We asked two of Capacités experts to explain this concept in more depth: Dr Sébastien Gouin, CNRS from the CEISAM Laboratory, and Dr Dimitri Alvarez-Dorta, an R&D engineer specialised in organic chemistry.

In a nutshell

Key words

enzyme engineeringmolecular biologyGlycochemistry Enzymology

What main factor should be considered in order to optimise the efficacy of an active ingredient? What do cyclodextrins have to offer in terms of a solution?

S. Gouin: The solubility of an active ingredient is crucial with respect to developing a formulation. Many drug candidates are too hydrophobic to be used as is for in vivo studies. Their inclusion into a cyclodextrin resolves this issue by significantly increasing their water solubility. The active ingredient is thus dispersed in the bodily fluids and is able to reach its intended target.

We developed sugar-based compounds that selectively detach certain E. coli bacterial strains that are responsible for the inflammation of the intestinal wall in Crohn’s disease patients. A company called Enterome is currently developing a drug candidate (Phase IIa clinical trials) based on this concept. Our collaboration revealed that several of our key compounds were very active, yet too water insoluble to be used pure. Owing to cavity-matched cyclodextrin encapsulation, we managed to increase their water solubility significantly by up to several dozen grams per litre.

To what extent do cyclodextrins improve the preservation of active ingredients?

D. Alvarez Dorta: The molecules might be perfectly water soluble, yet degrade over time, which undermines the effectiveness of the active ingredient. Encapsulation preserves these delicate molecules by protecting them from oxidation, light and heat.

This is how we were able to stabilise the active ingredient of a myorelaxant medication used in anaesthesia: we encapsulated the molecule in commercial cyclodextrin. Degradation tests showed a very significant level of stabilisation of the muscle relaxant, both in solution and in a lyophilised preparation for reconstitution. As a result, this medication can now be stored at room temperature for two months without losing efficacy.

Cyclodextrin encapsulation clearly presents an effective method for significantly increasing the effect of unstable and low-solubility active ingredients. How do you go about encapsulating these molecules?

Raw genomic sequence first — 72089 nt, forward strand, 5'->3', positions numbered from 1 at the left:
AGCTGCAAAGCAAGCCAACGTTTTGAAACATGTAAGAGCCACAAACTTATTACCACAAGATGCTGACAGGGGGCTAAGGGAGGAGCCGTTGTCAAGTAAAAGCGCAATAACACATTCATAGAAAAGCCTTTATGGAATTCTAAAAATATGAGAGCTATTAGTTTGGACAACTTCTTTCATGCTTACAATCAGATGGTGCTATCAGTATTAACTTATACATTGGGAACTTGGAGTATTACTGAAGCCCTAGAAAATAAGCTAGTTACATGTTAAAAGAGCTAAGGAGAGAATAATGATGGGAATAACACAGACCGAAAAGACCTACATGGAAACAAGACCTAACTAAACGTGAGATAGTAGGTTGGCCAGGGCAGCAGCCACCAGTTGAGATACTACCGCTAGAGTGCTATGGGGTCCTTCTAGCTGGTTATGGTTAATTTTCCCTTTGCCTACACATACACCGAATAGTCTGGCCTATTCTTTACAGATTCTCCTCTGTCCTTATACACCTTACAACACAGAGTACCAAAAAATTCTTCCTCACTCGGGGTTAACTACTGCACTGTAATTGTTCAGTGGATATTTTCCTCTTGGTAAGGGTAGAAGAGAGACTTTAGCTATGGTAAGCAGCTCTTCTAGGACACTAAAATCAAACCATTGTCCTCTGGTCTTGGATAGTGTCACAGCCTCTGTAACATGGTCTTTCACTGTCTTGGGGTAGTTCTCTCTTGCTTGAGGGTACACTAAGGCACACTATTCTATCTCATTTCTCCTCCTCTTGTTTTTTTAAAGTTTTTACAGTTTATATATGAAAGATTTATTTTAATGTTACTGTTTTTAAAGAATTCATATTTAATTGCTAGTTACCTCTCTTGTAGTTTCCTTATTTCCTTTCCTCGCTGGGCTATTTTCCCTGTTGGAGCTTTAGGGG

S. Gouin: Through various analytical techniques, we select the cyclodextrin that is best suited to the compound requiring encapsulation: the ligand. We measure the affinity of the cyclodextrin for the ligand, and then blend them with an organic solvent to create the inclusion complex. Once encapsulated, we determine the obtained gain in solubility. Lastly, we prepare the inclusion complex in the form of an easy-to-use powder.

What specific expertise does cyclodextrin encapsulation require?

D. Alvarez Dorta: The difficulty lies in optimising the cyclodextrin’s affinity for the ligand. The properties of the cyclodextrin are chemically modified in order to correctly encapsulate the ligand.

One laboratory wanted to use cyclodextrin as an antidote for an active ingredient. The commercially available cyclodextrin didn’t have enough affinity for the active ingredient, so we carried out a selective functionalisation of the cyclodextrin until we had managed to increase the cyclodextrin’s affinity for the compound by a factor of 1000.

Are you able to encapsulate all molecules in cyclodextrin?

S. Gouin: We play around with the size of the inclusion cavities of the various cyclodextrins (alpha, beta and gamma) in order to encapsulate molecules of different sizes. The encapsulation can either be complete, for small molecules, or partial, for larger ones. In most cases, only the most hydrophobic part is encapsulated, which is enough to significantly increase water solubility.

To find out more about cyclodextrin synthesis and its applications, we invite you to either explore our know-how in glycochemistry or to contact us directly.

Our projects

Capacités develops an enzyme for…

Sourcing, modeling and high-throughput screening of DNA synthesis enzymes

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Enzymes at the Heart of…

A company that manufactures pharmaceutical grade hyaluronic acid contacted Capacités’ enzyme engineering experts: the company aims at developing a new deacetylation process which keeps overall polymer structure while increasing its interactions with stem cells.

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Industrial ecology: large-scale cultivation of microalgae in French Guiana